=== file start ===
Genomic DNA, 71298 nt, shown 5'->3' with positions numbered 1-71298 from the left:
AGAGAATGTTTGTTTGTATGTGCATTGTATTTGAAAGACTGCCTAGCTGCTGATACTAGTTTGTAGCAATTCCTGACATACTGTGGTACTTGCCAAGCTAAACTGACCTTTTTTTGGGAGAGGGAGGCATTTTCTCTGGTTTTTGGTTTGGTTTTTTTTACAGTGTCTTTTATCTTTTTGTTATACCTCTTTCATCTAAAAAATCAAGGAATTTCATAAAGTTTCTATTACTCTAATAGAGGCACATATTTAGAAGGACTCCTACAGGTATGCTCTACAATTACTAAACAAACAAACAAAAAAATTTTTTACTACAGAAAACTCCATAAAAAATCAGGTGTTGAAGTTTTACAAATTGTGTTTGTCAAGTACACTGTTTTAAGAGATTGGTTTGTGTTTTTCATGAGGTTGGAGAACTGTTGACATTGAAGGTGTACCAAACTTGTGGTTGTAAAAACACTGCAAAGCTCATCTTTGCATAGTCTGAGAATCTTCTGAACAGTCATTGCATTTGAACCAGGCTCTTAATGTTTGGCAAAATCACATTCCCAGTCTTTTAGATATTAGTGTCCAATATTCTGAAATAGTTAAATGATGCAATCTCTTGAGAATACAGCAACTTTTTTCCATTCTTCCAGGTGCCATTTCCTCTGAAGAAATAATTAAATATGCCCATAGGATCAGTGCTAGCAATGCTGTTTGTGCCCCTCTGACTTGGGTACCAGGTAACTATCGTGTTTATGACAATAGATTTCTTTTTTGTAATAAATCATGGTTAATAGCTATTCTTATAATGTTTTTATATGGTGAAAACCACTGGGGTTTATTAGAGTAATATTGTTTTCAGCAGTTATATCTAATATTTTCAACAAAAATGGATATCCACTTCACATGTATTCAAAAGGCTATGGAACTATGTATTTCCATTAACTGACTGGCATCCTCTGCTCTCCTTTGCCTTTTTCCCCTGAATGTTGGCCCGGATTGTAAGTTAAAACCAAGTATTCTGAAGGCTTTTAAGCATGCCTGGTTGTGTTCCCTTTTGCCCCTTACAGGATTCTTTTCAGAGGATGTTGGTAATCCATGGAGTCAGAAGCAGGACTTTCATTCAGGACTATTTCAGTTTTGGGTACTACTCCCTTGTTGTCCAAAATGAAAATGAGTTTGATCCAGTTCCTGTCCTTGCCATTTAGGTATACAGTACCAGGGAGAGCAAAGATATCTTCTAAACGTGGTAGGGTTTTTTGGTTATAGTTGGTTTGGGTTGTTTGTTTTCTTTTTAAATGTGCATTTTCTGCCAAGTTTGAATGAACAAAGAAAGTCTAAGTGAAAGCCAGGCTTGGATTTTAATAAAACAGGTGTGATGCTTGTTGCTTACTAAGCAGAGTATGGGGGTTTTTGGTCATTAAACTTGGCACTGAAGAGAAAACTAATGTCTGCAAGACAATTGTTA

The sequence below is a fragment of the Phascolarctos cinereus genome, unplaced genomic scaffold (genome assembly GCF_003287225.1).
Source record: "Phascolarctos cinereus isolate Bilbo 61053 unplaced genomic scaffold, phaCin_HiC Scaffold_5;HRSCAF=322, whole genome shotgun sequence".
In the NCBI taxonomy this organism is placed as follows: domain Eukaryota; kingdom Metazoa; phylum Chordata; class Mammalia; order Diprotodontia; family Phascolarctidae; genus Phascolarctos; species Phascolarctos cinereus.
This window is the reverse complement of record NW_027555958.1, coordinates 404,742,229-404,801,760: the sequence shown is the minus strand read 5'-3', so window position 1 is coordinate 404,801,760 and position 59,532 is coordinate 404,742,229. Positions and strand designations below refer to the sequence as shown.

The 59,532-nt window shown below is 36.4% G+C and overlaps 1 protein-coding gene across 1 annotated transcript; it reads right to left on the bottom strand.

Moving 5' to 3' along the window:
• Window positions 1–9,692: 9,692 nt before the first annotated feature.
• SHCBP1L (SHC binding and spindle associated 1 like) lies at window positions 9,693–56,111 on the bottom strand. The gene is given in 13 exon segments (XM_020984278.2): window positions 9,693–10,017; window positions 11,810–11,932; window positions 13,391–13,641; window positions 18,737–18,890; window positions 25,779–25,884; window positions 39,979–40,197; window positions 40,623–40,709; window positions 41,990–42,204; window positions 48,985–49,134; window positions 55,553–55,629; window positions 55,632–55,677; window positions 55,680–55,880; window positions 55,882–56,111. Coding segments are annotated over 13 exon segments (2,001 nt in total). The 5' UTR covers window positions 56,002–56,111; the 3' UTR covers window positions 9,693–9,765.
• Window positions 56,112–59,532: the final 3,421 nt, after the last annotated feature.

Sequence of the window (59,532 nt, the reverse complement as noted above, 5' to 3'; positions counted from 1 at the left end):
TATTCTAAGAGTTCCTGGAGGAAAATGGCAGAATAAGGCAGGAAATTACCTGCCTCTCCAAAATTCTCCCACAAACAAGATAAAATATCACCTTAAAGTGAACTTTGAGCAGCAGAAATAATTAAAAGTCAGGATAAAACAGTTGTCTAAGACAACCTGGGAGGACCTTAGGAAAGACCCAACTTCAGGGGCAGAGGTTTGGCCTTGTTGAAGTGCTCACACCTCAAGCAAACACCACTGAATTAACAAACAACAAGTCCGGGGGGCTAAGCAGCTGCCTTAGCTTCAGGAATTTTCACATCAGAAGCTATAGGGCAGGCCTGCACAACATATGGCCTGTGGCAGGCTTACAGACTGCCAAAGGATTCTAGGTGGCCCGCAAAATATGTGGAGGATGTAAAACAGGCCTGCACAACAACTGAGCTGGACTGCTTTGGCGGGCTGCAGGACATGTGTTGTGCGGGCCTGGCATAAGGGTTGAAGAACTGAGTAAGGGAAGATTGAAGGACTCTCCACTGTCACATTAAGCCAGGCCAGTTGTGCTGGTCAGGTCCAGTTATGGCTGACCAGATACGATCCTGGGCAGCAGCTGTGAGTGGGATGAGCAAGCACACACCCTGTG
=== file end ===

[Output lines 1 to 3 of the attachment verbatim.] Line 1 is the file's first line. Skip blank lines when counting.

Genomic DNA, 71298 nt, shown 5'->3' with positions numbered 1-71298 from the left:
AGAGAATGTTTGTTTGTATGTGCATTGTATTTGAAAGACTGCCTAGCTGCTGATACTAGTTTGTAGCAATTCCTGACATACTGTGGTACTTGCCAAGCTAAACTGACCTTTTTTTGGGAGAGGGAGGCATTTTCTCTGGTTTTTGGTTTGGTTTTTTTTACAGTGTCTTTTATCTTTTTGTTATACCTCTTTCATCTAAAAAATCAAGGAATTTCATAAAGTTTCTATTACTCTAATAGAGGCACATATTTAGAAGGACTCCTACAGGTATGCTCTACAATTACTAAACAAACAAACAAAAAAATTTTTTACTACAGAAAACTCCATAAAAAATCAGGTGTTGAAGTTTTACAAATTGTGTTTGTCAAGTACACTGTTTTAAGAGATTGGTTTGTGTTTTTCATGAGGTTGGAGAACTGTTGACATTGAAGGTGTACCAAACTTGTGGTTGTAAAAACACTGCAAAGCTCATCTTTGCATAGTCTGAGAATCTTCTGAACAGTCATTGCATTTGAACCAGGCTCTTAATGTTTGGCAAAATCACATTCCCAGTCTTTTAGATATTAGTGTCCAATATTCTGAAATAGTTAAATGATGCAATCTCTTGAGAATACAGCAACTTTTTTCCATTCTTCCAGGTGCCATTTCCTCTGAAGAAATAATTAAATATGCCCATAGGATCAGTGCTAGCAATGCTGTTTGTGCCCCTCTGACTTGGGTACCAGGTAACTATCGTGTTTATGACAATAGATTTCTTTTTTGTAATAAATCATGGTTAATAGCTATTCTTATAATGTTTTTATATGGTGAAAACCACTGGGGTTTATTAGAGTAATATTGTTTTCAGCAGTTATATCTAATATTTTCAACAAAAATGGATATCCACTTCACATGTATTCAAAAGGCTATGGAACTATGTATTTCCATTAACTGACTGGCATCCTCTGCTCTCCTTTGCCTTTTTCCCCTGAATGTTGGCCCGGATTGTAAGTTAAAACCAAGTATTCTGAAGGCTTTTAAGCATGCCTGGTTGTGTTCCCTTTTGCCCCTTACAGGATTCTTTTCAGAGGATGTTGGTAATCCATGGAGTCAGAAGCAGGACTTTCATTCAGGACTATTTCAGTTTTGGGTACTACTCCCTTGTTGTCCAAAATGAAAATGAGTTTGATCCAGTTCCTGTCCTTGCCATTTAGGTATACAGTACCAGGGAGAGCAAAGATATCTTCTAAACGTGGTAGGGTTTTTTGGTTATAGTTGGTTTGGGTTGTTTGTTTTCTTTTTAAATGTGCATTTTCTGCCAAGTTTGAATGAACAAAGAAAGTCTAAGTGAAAGCCAGGCTTGGATTTTAATAAAACAGGTGTGATGCTTGTTGCTTACTAAGCAGAGTATGGGGGTTTTTGGTCATTAAACTTGGCACTGAAGAGAAAACTAATGTCTGCAAGACAATTGTTA

The sequence below is a fragment of the Phascolarctos cinereus genome, unplaced genomic scaffold (genome assembly GCF_003287225.1).